'The Ikea kitchen had to go': Inside the home of LA's vintage king Cameron Silver

Pillows by Tom Ford, trinkets by Hermès and YSL, Lanvin props...

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The Independent Online

It's vintage, darling. The business – and the house. Cameron Silver set up Decades, a shop selling vintage dresses in Los Angeles, in 1997. And we're not talking your rag-bag, sequin-trailing charity-shop finds; the suave businessman went seriously high-end, sourcing fabulous frocks in which A-listers could sashay down the red carpet. He's since been named one of the 25 most influential people in fashion by Time magazine, and recently published a sumptuous coffee-table book, entitled Decades, exploring "a century of fashion".

Naturally, you'd need the pad to match. And he and his partner Jeff Snyder (and their rather unglamorously named dog, Gary, a German spitz) have certainly found it in their mid-century modern LA home. The Elliot House was designed by Rudolf M Schindler in 1930; Silver bought it in 1999, and it was restored by architects Marmol Radziner. It's a tri-level property built on a hill – the bottom layer added nine years after the other two were built – with a garage on street level, too. "It was like, 'Hey – I sell vintage designer clothing, I should have a vintage designer house,'" says the Beverly Hills-born couture connoisseur, who'd always been a fan of Schindler's modernist work: "The Kings Road House [in California], to me, is one of the most interesting 20th-century properties."

Apart from the designer tag, there was something else about the building that spoke to Silver: he's used to trusting his gut when it comes to clothes, and buying a property was no different… "I just knew it was the right house. I can remember seeing the garage, which is somewhat of a mini version of the house, and going up a few stairs and I was like, 'This is the house' before I had set foot in it. When I buy a dress, I know [it's worth buying] just looking at it. It was the same thing [with the house]: I just knew, like I had tried it on, in a sense."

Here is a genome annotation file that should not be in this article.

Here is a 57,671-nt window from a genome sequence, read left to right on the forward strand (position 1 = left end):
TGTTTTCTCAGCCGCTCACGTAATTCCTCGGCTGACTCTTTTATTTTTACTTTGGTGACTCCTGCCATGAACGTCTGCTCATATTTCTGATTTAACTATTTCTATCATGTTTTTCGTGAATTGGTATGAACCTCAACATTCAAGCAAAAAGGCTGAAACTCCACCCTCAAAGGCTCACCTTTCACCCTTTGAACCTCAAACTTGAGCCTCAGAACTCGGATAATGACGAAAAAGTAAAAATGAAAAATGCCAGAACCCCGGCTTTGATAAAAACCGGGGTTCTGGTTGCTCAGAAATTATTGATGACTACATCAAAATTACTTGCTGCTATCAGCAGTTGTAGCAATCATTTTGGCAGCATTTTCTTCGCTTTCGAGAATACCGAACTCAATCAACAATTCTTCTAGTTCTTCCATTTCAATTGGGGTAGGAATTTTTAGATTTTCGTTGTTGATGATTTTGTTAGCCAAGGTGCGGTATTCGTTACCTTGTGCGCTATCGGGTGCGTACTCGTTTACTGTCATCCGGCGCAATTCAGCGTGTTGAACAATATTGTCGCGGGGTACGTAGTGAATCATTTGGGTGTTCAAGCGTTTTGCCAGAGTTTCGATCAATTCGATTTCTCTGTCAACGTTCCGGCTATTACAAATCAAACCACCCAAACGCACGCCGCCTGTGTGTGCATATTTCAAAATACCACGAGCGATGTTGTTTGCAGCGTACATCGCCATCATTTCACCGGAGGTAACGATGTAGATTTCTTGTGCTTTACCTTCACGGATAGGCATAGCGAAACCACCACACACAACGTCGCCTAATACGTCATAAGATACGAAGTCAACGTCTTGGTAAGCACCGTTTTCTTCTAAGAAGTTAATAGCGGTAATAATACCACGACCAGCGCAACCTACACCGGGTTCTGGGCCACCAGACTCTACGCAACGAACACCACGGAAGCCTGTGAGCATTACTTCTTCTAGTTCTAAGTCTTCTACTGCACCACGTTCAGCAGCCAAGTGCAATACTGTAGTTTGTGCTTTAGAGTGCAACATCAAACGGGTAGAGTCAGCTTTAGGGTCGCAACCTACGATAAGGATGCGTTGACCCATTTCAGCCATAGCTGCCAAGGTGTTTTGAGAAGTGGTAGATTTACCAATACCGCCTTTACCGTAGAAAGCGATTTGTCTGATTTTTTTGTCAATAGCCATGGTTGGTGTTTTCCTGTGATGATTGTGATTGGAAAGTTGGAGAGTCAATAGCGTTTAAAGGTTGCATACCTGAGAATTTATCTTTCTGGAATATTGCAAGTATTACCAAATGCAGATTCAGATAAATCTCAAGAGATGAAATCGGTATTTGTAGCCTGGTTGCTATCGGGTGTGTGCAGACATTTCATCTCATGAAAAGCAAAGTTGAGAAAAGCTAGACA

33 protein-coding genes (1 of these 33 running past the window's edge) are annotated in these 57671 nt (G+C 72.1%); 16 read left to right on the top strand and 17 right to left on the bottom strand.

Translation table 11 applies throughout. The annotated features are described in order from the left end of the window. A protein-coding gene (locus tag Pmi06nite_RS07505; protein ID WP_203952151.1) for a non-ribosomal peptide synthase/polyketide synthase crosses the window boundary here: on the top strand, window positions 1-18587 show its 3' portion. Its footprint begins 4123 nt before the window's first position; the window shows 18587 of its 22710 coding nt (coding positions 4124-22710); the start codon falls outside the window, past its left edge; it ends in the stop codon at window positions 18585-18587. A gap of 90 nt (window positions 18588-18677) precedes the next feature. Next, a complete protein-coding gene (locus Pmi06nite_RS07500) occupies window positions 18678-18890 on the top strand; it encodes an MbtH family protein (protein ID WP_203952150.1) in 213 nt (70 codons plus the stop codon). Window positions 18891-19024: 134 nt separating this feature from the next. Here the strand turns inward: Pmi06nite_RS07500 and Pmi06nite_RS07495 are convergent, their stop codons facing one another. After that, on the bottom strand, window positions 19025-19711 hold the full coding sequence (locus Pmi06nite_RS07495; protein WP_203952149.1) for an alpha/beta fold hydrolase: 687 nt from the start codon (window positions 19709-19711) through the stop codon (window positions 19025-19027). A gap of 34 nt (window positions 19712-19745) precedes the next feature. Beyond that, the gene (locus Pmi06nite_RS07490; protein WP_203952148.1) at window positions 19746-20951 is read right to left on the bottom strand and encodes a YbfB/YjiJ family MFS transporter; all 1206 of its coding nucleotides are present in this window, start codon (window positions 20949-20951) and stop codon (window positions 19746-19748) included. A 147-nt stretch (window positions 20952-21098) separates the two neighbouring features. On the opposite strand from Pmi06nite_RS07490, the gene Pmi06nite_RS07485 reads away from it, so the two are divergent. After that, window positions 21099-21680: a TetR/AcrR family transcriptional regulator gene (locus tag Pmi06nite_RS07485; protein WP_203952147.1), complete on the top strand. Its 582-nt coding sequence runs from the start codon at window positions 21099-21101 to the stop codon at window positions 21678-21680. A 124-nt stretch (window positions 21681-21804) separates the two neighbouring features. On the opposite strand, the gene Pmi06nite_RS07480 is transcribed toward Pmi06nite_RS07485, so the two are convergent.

It took a lot of work, mind, to get it back to its clean, original design, and living in a piece of significant architecture is, Silver concedes, high maintenance. "It was a pretty epic restoration," he begins. "The previous owners had put in an Ikea kitchen, and blocked out a lot of windows. [We were] restoring the wood, restoring cabinetry that was lost, just getting the house back to the colour it was, the paint. And the garage needed masses of restoration; it was more or less rebuilt." Luckily for them, and their architects, there is a substantial archive at the University of California, Santa Barbara, with documents and designs by the likes of Schindler, Richard Neutra and Frank Lloyd Wright, which had photographs of the original they could draw on.

Not that Silver felt the need to go completely mid-century modern when it came to the interior. They did add several "built-ins" – such as that low green sofa – in keeping with the architectural aesthetic , while that swivelling, adjustable white Poulsen lamp, a flea-market find before they had even discovered the building, happily "just worked in the house". Elsewhere, however, Silver's taste veers towards the opulent, as you might expect of a man who started his career as a cabaret singer. "I like luxury; Schindler isn't really a luxury architect, but we still throw down Hermès objects everywhere, and [create] a more ornate atmosphere," he says.

There are certainly plenty of high-fashion nods: that red painting, by Kim Fisher, is a riff on the logo of French designer André Courrèges; the red fluffy pillow is Tom Ford for Gucci. The dining table is dotted with decorative items by Hermès and pieces of Yves Saint Laurent jewellery. Next to a vintage zebra hide is a Lanvin light box that had been a prop for a perfume display. ("We did a dinner for [designer] Alber Elbaz once, he had just started at Lanvin, and it was so nice to have that – it just was cute," purrs Silver, not averse to a name-drop.)

"It's an interesting juxtaposition with Schindler, who was a modernist and in a sense a minimalist, putting in those eccentric touches," explains Silver. And it does all come back to his pash for fash: "It's very much how I like to dress – I mix it up, my own taste is very classic, but I'll wear the weirdest shoes. And that's the same decorating style here."

'Decades: A Century of Fashion' is published by Bloomsbury, priced £40